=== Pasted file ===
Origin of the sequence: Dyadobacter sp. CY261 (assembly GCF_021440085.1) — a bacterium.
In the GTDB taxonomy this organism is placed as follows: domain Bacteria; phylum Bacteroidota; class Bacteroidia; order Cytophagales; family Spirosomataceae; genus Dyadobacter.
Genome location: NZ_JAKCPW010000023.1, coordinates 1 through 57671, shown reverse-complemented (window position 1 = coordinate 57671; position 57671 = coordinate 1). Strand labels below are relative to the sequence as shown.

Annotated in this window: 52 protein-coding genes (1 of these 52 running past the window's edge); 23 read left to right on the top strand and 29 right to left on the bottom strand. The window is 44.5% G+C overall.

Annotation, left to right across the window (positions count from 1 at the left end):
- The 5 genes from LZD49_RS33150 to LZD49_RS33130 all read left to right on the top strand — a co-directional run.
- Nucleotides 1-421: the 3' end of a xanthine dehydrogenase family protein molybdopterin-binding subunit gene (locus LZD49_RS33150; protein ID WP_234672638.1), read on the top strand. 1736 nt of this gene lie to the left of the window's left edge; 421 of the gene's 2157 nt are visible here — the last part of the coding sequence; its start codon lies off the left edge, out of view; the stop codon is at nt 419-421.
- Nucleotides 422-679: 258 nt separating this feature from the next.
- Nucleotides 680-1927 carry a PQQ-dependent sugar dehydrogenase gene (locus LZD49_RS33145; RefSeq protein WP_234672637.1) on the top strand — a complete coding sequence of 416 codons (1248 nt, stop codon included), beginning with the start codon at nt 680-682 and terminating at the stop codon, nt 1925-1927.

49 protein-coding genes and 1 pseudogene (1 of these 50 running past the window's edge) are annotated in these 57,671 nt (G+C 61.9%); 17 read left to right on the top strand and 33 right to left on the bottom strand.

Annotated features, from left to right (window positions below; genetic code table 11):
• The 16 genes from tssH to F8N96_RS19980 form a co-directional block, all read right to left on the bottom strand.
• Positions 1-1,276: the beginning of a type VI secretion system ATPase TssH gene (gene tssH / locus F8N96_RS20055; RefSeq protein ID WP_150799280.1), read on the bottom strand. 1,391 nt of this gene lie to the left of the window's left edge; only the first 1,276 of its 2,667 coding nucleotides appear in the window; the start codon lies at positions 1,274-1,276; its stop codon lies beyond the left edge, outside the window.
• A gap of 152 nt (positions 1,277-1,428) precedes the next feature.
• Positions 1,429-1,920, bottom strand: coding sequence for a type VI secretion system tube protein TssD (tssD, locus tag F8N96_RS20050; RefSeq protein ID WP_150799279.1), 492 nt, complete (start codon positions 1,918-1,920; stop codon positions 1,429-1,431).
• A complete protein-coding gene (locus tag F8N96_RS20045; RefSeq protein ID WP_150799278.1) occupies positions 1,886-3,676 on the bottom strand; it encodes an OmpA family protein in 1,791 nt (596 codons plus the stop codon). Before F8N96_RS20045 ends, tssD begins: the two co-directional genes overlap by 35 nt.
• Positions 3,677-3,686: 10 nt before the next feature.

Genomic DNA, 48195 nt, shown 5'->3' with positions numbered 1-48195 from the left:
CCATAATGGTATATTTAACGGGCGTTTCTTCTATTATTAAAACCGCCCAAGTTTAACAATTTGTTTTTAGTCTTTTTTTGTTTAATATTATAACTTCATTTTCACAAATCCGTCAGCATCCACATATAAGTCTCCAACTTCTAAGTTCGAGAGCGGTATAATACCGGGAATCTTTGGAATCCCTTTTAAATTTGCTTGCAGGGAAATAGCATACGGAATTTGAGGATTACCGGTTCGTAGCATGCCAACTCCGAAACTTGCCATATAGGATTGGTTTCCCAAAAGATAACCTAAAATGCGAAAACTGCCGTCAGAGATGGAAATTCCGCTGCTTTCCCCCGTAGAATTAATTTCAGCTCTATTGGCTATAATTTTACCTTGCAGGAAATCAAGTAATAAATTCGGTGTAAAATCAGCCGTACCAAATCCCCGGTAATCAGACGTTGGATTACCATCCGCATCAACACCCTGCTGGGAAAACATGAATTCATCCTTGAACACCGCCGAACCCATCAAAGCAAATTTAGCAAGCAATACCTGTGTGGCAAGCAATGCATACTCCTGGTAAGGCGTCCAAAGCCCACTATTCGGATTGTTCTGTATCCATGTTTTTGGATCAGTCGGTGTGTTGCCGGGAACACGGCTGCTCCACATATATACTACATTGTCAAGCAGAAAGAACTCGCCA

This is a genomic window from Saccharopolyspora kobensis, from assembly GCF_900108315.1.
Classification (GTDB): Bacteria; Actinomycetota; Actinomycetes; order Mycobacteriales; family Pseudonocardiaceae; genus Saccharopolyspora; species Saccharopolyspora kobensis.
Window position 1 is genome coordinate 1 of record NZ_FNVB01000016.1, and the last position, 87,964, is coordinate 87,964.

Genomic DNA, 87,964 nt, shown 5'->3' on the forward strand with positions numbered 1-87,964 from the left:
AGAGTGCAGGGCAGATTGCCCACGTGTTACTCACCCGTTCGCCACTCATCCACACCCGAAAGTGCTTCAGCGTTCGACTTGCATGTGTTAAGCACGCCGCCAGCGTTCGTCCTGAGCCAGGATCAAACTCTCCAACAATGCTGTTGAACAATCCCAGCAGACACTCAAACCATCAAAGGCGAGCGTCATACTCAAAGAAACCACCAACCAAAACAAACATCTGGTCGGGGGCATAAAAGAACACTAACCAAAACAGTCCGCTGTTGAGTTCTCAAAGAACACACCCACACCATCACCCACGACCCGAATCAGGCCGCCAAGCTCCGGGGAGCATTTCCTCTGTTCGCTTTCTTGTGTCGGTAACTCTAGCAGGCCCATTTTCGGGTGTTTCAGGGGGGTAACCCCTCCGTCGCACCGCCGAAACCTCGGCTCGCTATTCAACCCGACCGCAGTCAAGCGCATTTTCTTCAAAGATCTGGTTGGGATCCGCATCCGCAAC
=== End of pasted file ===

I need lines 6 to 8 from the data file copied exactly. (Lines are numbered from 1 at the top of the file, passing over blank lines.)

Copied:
- The 5 genes from LZD49_RS33150 to LZD49_RS33130 all read left to right on the top strand — a co-directional run.
- Nucleotides 1-421: the 3' end of a xanthine dehydrogenase family protein molybdopterin-binding subunit gene (locus LZD49_RS33150; protein ID WP_234672638.1), read on the top strand. 1736 nt of this gene lie to the left of the window's left edge; 421 of the gene's 2157 nt are visible here — the last part of the coding sequence; its start codon lies off the left edge, out of view; the stop codon is at nt 419-421.
- Nucleotides 422-679: 258 nt separating this feature from the next.